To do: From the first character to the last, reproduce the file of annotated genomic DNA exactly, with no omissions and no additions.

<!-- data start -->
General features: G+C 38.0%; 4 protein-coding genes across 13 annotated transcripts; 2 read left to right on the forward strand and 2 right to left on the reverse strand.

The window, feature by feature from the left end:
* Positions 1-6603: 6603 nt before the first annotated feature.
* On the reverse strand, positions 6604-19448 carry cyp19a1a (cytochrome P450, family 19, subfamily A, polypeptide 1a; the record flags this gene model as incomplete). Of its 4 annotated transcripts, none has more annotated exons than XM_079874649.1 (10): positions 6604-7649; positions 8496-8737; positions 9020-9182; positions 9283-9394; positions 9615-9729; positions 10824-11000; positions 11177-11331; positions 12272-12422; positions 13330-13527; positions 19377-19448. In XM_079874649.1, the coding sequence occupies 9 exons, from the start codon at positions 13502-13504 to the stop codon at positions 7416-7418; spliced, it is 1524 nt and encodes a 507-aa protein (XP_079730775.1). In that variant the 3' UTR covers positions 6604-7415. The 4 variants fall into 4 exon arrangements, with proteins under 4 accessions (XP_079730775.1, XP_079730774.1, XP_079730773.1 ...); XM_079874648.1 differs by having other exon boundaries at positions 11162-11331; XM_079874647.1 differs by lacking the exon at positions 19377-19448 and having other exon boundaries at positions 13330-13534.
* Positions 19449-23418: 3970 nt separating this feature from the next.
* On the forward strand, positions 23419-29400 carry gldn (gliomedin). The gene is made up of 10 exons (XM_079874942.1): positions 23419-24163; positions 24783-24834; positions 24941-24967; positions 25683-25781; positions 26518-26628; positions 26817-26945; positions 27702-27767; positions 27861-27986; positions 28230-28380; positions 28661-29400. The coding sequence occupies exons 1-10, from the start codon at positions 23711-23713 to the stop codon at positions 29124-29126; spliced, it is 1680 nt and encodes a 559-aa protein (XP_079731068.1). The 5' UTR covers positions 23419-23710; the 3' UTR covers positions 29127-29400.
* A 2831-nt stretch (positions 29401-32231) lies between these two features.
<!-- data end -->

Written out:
General features: G+C 38.0%; 4 protein-coding genes across 13 annotated transcripts; 2 read left to right on the forward strand and 2 right to left on the reverse strand.

The window, feature by feature from the left end:
* Positions 1-6603: 6603 nt before the first annotated feature.
* On the reverse strand, positions 6604-19448 carry cyp19a1a (cytochrome P450, family 19, subfamily A, polypeptide 1a; the record flags this gene model as incomplete). Of its 4 annotated transcripts, none has more annotated exons than XM_079874649.1 (10): positions 6604-7649; positions 8496-8737; positions 9020-9182; positions 9283-9394; positions 9615-9729; positions 10824-11000; positions 11177-11331; positions 12272-12422; positions 13330-13527; positions 19377-19448. In XM_079874649.1, the coding sequence occupies 9 exons, from the start codon at positions 13502-13504 to the stop codon at positions 7416-7418; spliced, it is 1524 nt and encodes a 507-aa protein (XP_079730775.1). In that variant the 3' UTR covers positions 6604-7415. The 4 variants fall into 4 exon arrangements, with proteins under 4 accessions (XP_079730775.1, XP_079730774.1, XP_079730773.1 ...); XM_079874648.1 differs by having other exon boundaries at positions 11162-11331; XM_079874647.1 differs by lacking the exon at positions 19377-19448 and having other exon boundaries at positions 13330-13534.
* Positions 19449-23418: 3970 nt separating this feature from the next.
* On the forward strand, positions 23419-29400 carry gldn (gliomedin). The gene is made up of 10 exons (XM_079874942.1): positions 23419-24163; positions 24783-24834; positions 24941-24967; positions 25683-25781; positions 26518-26628; positions 26817-26945; positions 27702-27767; positions 27861-27986; positions 28230-28380; positions 28661-29400. The coding sequence occupies exons 1-10, from the start codon at positions 23711-23713 to the stop codon at positions 29124-29126; spliced, it is 1680 nt and encodes a 559-aa protein (XP_079731068.1). The 5' UTR covers positions 23419-23710; the 3' UTR covers positions 29127-29400.
* A 2831-nt stretch (positions 29401-32231) lies between these two features.